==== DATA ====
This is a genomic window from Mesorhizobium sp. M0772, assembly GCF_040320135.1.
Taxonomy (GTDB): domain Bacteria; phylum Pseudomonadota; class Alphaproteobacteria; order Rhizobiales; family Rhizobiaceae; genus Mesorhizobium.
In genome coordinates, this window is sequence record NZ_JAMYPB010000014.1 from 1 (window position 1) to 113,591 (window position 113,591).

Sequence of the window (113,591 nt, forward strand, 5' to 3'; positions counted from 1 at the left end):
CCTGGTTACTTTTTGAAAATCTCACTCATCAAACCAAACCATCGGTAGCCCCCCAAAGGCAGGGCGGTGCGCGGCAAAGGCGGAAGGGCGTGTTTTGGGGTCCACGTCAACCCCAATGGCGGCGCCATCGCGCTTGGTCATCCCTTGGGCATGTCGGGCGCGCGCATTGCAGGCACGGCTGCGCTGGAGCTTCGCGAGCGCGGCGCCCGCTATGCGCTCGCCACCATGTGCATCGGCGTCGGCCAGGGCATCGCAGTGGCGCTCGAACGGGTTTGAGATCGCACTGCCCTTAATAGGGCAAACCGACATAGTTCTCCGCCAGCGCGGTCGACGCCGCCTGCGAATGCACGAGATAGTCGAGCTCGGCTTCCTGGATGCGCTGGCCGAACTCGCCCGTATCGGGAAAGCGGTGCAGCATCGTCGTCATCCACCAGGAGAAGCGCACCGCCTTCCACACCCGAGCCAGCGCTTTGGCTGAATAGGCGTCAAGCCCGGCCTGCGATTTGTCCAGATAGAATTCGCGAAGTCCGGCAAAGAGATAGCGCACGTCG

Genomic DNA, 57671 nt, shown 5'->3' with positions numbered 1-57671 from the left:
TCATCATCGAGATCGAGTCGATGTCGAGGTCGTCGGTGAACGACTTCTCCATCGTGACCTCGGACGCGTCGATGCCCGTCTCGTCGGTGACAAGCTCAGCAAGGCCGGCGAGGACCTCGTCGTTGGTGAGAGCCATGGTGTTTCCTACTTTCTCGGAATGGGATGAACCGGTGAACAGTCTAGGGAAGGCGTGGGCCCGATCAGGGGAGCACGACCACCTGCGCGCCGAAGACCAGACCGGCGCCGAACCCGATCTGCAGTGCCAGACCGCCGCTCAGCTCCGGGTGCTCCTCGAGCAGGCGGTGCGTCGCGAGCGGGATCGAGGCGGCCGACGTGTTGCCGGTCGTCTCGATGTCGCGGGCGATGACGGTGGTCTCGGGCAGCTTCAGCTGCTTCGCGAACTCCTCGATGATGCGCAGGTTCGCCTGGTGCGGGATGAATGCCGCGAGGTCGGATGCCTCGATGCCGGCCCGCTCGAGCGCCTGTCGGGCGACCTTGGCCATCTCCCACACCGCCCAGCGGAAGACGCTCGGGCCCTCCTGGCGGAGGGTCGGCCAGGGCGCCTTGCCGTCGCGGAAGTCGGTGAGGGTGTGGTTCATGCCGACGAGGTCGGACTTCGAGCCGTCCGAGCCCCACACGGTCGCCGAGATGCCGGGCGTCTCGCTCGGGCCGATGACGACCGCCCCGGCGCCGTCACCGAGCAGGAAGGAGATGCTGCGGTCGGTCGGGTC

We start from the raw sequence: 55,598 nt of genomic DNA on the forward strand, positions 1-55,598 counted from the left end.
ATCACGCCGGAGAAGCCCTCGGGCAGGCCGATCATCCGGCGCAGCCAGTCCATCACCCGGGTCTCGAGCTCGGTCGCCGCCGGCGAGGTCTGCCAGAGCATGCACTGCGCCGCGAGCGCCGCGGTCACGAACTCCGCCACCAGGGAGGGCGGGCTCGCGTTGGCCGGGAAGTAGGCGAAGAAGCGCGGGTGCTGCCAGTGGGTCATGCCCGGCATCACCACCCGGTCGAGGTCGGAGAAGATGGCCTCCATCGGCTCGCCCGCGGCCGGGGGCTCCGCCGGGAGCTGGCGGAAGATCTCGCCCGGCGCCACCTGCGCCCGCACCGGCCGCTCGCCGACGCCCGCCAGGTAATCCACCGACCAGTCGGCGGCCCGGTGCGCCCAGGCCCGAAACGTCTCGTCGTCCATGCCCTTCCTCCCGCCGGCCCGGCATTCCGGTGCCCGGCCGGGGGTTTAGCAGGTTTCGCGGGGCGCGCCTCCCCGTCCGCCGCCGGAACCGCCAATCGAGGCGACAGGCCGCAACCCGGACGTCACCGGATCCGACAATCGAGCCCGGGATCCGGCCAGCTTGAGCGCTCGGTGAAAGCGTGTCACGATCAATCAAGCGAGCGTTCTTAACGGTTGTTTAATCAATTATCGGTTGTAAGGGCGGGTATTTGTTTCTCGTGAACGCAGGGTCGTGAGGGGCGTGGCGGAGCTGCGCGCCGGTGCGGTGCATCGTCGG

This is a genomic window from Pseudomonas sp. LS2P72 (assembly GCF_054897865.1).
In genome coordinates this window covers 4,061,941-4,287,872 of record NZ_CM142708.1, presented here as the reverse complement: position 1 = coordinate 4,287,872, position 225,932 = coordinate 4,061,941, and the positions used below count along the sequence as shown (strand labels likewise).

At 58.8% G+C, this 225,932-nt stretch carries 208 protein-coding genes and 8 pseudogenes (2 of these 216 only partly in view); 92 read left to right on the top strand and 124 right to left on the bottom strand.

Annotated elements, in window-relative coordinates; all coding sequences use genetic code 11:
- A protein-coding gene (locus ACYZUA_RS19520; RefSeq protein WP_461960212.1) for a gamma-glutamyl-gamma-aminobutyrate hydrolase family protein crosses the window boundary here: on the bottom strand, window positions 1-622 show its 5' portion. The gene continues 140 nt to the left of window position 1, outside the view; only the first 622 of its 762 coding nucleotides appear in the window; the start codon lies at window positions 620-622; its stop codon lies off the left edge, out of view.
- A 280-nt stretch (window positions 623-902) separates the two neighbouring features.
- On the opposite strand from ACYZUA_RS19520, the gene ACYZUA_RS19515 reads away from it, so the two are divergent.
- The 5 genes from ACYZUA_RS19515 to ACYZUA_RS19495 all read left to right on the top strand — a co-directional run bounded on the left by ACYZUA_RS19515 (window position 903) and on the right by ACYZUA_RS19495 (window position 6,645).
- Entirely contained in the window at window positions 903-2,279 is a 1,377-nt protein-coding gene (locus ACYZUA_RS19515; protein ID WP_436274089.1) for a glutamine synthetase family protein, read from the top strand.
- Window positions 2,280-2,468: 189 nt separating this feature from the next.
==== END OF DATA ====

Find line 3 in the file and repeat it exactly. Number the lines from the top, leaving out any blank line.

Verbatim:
In genome coordinates, this window is sequence record NZ_JAMYPB010000014.1 from 1 (window position 1) to 113,591 (window position 113,591).